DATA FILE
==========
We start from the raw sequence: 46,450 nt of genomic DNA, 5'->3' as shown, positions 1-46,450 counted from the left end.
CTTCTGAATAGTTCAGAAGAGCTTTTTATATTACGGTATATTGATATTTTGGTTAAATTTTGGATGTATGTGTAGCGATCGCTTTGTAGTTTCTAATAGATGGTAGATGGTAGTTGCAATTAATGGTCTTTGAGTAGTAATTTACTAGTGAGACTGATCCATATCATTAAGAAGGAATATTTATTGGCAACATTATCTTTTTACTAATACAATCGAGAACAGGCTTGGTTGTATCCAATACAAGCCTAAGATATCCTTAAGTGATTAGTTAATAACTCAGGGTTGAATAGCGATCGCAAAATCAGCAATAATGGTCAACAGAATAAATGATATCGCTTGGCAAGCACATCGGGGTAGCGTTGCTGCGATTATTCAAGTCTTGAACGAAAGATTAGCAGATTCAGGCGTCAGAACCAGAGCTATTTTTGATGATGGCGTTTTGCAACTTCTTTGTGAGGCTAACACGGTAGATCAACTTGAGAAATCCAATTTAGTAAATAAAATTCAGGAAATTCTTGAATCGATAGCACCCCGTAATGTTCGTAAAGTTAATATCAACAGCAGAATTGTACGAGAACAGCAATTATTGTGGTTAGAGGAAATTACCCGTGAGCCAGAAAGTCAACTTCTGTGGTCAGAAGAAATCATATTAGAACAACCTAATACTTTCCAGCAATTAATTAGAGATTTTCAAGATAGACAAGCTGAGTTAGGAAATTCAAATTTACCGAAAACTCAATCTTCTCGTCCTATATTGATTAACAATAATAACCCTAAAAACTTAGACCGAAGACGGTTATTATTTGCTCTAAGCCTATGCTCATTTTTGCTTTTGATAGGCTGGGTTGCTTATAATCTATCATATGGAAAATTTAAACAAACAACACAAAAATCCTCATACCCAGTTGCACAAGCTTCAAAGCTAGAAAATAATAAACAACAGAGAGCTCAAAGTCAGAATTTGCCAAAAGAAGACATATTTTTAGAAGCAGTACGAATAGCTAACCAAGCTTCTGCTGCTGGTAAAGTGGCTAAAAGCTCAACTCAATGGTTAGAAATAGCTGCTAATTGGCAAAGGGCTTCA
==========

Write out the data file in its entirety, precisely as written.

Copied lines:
We start from the raw sequence: 46,450 nt of genomic DNA, 5'->3' as shown, positions 1-46,450 counted from the left end.
CTTCTGAATAGTTCAGAAGAGCTTTTTATATTACGGTATATTGATATTTTGGTTAAATTTTGGATGTATGTGTAGCGATCGCTTTGTAGTTTCTAATAGATGGTAGATGGTAGTTGCAATTAATGGTCTTTGAGTAGTAATTTACTAGTGAGACTGATCCATATCATTAAGAAGGAATATTTATTGGCAACATTATCTTTTTACTAATACAATCGAGAACAGGCTTGGTTGTATCCAATACAAGCCTAAGATATCCTTAAGTGATTAGTTAATAACTCAGGGTTGAATAGCGATCGCAAAATCAGCAATAATGGTCAACAGAATAAATGATATCGCTTGGCAAGCACATCGGGGTAGCGTTGCTGCGATTATTCAAGTCTTGAACGAAAGATTAGCAGATTCAGGCGTCAGAACCAGAGCTATTTTTGATGATGGCGTTTTGCAACTTCTTTGTGAGGCTAACACGGTAGATCAACTTGAGAAATCCAATTTAGTAAATAAAATTCAGGAAATTCTTGAATCGATAGCACCCCGTAATGTTCGTAAAGTTAATATCAACAGCAGAATTGTACGAGAACAGCAATTATTGTGGTTAGAGGAAATTACCCGTGAGCCAGAAAGTCAACTTCTGTGGTCAGAAGAAATCATATTAGAACAACCTAATACTTTCCAGCAATTAATTAGAGATTTTCAAGATAGACAAGCTGAGTTAGGAAATTCAAATTTACCGAAAACTCAATCTTCTCGTCCTATATTGATTAACAATAATAACCCTAAAAACTTAGACCGAAGACGGTTATTATTTGCTCTAAGCCTATGCTCATTTTTGCTTTTGATAGGCTGGGTTGCTTATAATCTATCATATGGAAAATTTAAACAAACAACACAAAAATCCTCATACCCAGTTGCACAAGCTTCAAAGCTAGAAAATAATAAACAACAGAGAGCTCAAAGTCAGAATTTGCCAAAAGAAGACATATTTTTAGAAGCAGTACGAATAGCTAACCAAGCTTCTGCTGCTGGTAAAGTGGCTAAAAGCTCAACTCAATGGTTAGAAATAGCTGCTAATTGGCAAAGGGCTTCA